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Published September 13, 2013
Are we more violent than ever? Probably not. In fact, if historical trends in violent crime are anything to go by, we’ve never been less violent. Steven Pinker has called this the myth of violence – the perception, especially in the face of modern conflict, that we are now more violent than ever.
Whatever the case may be, discussions of violence are often the province of myth, mistake and, sadly, misdirection. Visibility is a huge issue here. Statistics, especially, are haunted by what crime historians call the “dark figures” of unreported crime.
But even with increasing rates of reporting many violent criminal offences often suffer from distortions in the public imagination. Sexual assaults are a case in point – despite a fixation on “stranger rape”, the overwhelming majority of these offences are committed by intimates. Because the realities of sexual violence don’t always sit well with popular images of either victimhood or aggression, these discussions can end up in more sinister territory – in other words, we start to ask whether we’re talking about violence at all.
It’s also possible a focus on violence as violent crime distracts from the broader role of violence in Australian society. While the word “violence” is almost always used pejoratively there are a whole host of socially sanctioned behaviours that are, arguably, quite violent. Policing and incarceration are two obvious examples, but what about rough sex, contact sports or even surgery? Clearly, naming has a role to play in societal perceptions of violence.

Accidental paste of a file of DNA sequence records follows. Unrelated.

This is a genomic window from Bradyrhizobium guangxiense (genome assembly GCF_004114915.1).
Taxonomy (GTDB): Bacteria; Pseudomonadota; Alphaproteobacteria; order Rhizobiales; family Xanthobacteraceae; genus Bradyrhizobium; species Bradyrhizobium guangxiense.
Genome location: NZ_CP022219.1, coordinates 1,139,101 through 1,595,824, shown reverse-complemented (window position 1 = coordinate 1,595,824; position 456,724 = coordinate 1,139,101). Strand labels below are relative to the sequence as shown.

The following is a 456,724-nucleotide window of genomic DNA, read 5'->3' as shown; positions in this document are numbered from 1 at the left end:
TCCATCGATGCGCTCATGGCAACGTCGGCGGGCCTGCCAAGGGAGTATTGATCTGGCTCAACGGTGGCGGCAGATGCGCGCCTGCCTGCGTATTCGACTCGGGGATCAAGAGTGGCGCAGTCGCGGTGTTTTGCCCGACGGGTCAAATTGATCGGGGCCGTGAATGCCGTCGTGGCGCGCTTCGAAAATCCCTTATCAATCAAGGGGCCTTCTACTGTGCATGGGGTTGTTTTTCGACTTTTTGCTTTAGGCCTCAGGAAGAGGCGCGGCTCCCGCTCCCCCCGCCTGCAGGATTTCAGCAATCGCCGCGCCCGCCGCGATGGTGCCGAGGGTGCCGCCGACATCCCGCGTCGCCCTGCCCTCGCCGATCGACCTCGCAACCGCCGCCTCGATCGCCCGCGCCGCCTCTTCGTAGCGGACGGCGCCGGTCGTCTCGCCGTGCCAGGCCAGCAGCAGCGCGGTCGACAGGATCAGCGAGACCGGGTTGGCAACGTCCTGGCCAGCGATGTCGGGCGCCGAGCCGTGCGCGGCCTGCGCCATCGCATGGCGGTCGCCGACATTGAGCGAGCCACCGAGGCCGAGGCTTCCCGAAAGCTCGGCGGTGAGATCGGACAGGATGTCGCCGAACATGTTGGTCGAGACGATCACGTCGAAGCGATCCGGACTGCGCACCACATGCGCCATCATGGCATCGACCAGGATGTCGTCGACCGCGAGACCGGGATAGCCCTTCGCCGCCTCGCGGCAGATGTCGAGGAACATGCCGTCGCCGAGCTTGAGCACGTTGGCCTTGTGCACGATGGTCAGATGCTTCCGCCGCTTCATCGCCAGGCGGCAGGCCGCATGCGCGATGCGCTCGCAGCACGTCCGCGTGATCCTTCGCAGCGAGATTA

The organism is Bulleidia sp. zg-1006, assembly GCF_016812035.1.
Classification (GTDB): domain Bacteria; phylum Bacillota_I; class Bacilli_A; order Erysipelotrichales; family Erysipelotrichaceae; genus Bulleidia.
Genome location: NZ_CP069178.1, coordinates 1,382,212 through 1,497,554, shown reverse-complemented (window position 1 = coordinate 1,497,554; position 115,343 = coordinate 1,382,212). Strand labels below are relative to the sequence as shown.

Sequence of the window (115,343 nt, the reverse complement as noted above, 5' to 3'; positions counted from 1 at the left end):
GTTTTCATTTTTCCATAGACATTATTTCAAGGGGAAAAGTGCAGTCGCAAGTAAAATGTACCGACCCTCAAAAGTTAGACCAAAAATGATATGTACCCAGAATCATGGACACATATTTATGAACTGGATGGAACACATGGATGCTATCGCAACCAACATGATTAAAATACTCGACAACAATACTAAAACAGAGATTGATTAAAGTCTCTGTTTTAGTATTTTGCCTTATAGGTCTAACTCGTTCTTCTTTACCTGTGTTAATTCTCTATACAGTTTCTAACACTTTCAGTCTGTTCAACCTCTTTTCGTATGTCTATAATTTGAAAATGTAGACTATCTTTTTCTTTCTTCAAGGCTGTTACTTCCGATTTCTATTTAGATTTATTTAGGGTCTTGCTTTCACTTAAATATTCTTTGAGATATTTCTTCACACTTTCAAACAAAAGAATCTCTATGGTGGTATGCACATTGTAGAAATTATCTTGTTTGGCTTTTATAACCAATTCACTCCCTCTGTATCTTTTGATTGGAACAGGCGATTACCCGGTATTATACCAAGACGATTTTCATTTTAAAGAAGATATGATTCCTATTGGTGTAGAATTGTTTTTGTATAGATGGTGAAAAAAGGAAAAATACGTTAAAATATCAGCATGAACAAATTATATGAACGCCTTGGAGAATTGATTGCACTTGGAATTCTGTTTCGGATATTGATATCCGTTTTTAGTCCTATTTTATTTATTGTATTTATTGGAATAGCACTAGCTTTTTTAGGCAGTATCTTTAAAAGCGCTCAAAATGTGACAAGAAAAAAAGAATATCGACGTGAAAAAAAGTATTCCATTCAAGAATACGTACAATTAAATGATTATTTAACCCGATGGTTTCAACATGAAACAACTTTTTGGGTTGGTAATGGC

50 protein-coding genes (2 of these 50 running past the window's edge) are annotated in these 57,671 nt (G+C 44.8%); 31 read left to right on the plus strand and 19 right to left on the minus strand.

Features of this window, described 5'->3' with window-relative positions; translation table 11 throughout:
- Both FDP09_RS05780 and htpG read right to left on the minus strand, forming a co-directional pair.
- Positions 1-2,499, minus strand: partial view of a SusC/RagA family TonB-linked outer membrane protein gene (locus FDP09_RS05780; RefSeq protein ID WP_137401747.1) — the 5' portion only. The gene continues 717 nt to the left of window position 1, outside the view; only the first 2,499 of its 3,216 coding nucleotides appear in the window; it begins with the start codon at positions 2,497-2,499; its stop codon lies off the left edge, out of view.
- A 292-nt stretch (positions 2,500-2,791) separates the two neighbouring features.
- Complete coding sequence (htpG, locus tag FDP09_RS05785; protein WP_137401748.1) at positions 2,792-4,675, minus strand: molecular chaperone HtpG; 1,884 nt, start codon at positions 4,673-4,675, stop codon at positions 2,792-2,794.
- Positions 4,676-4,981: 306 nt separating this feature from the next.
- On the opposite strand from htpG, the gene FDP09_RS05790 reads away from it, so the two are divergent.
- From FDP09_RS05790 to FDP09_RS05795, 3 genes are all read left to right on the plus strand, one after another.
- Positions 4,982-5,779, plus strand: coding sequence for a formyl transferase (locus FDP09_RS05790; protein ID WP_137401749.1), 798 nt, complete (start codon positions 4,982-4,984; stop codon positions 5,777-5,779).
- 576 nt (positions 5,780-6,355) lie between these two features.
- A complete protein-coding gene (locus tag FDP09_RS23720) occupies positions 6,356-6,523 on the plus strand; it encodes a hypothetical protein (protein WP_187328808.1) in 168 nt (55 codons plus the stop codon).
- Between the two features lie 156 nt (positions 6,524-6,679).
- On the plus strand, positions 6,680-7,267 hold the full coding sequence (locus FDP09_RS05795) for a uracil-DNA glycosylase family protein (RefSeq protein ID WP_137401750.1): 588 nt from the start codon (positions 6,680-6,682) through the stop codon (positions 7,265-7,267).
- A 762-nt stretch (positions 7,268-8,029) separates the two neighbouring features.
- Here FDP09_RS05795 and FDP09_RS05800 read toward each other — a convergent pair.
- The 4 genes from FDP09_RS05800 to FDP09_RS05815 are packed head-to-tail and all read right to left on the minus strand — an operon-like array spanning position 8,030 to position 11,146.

It’s with this in mind that Right Now considers the relationship between violence and rights. This month our writers ask how violence – be it petty theft or indictable crime, protest or riot policing – either violates or implicates rights. In doing so, we hope the focus will be less on how violent we are than on how we are violent.
Alongside our September content, the Right Now Essay Series continues in very capable hands. This month, Ellena Savage discusses intimate partner violence in Australia, and the need to locate violence in a gendered framework.
When ABC journalist Jill Meagher was killed, the media led the community in an outpouring of grief. But the same cannot be said about the death of sex worker Tracy Connolly, who was also tragically murdered. Kate Galloway asks why.
The basic premise of the Kick-Ass films is to shock. Yet Kick-Ass 2 is so much poorer a film than its predecessor that together they offer an informative case study on Hollywood’s obsession with violence, writes Sam Ryan.
A refugee’s journey is often filled with violence, even after they land on Australian shores. Asher Hirsch details some real examples of the violence that occurs in Australian-run detention centres.
On average, a woman dies every week as a consequence of domestic violence. Social media has created new ways for perpetrators to seek out and harass their partners and victims, but it also can provide valuable resources and support for women who have suffered abuse, writes Leona Hameed.